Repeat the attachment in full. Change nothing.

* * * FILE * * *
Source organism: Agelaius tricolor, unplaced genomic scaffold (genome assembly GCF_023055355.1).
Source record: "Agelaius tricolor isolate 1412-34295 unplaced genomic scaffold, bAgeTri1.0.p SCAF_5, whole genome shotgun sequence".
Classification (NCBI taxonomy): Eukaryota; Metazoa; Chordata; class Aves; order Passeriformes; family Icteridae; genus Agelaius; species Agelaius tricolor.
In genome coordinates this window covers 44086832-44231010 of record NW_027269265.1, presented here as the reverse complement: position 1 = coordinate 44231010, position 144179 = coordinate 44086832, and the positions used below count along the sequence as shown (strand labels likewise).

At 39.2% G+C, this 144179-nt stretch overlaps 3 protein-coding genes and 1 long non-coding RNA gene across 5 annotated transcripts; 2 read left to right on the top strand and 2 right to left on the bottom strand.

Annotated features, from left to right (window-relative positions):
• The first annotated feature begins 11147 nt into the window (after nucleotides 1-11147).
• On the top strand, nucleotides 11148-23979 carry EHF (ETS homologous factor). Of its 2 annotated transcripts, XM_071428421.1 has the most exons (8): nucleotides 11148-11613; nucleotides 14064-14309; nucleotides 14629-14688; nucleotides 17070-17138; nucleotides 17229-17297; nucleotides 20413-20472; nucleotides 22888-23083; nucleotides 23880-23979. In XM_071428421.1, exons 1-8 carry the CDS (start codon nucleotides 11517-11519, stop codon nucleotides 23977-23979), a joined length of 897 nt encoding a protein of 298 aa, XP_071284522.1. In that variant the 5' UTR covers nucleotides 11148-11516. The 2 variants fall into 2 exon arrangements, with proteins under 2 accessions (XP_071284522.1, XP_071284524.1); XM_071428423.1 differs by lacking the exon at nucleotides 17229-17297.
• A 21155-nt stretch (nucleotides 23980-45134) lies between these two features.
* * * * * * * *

Source organism: Agelaius tricolor, unplaced genomic scaffold (genome assembly GCF_023055355.1).
Source record: "Agelaius tricolor isolate 1412-34295 unplaced genomic scaffold, bAgeTri1.0.p SCAF_5, whole genome shotgun sequence".
Classification (NCBI taxonomy): Eukaryota; Metazoa; Chordata; class Aves; order Passeriformes; family Icteridae; genus Agelaius; species Agelaius tricolor.
In genome coordinates this window covers 44086832-44231010 of record NW_027269265.1, presented here as the reverse complement: position 1 = coordinate 44231010, position 144179 = coordinate 44086832, and the positions used below count along the sequence as shown (strand labels likewise).

At 39.2% G+C, this 144179-nt stretch overlaps 3 protein-coding genes and 1 long non-coding RNA gene across 5 annotated transcripts; 2 read left to right on the top strand and 2 right to left on the bottom strand.

Annotated features, from left to right (window-relative positions):
• The first annotated feature begins 11147 nt into the window (after nucleotides 1-11147).
• On the top strand, nucleotides 11148-23979 carry EHF (ETS homologous factor). Of its 2 annotated transcripts, XM_071428421.1 has the most exons (8): nucleotides 11148-11613; nucleotides 14064-14309; nucleotides 14629-14688; nucleotides 17070-17138; nucleotides 17229-17297; nucleotides 20413-20472; nucleotides 22888-23083; nucleotides 23880-23979. In XM_071428421.1, exons 1-8 carry the CDS (start codon nucleotides 11517-11519, stop codon nucleotides 23977-23979), a joined length of 897 nt encoding a protein of 298 aa, XP_071284522.1. In that variant the 5' UTR covers nucleotides 11148-11516. The 2 variants fall into 2 exon arrangements, with proteins under 2 accessions (XP_071284522.1, XP_071284524.1); XM_071428423.1 differs by lacking the exon at nucleotides 17229-17297.
• A 21155-nt stretch (nucleotides 23980-45134) lies between these two features.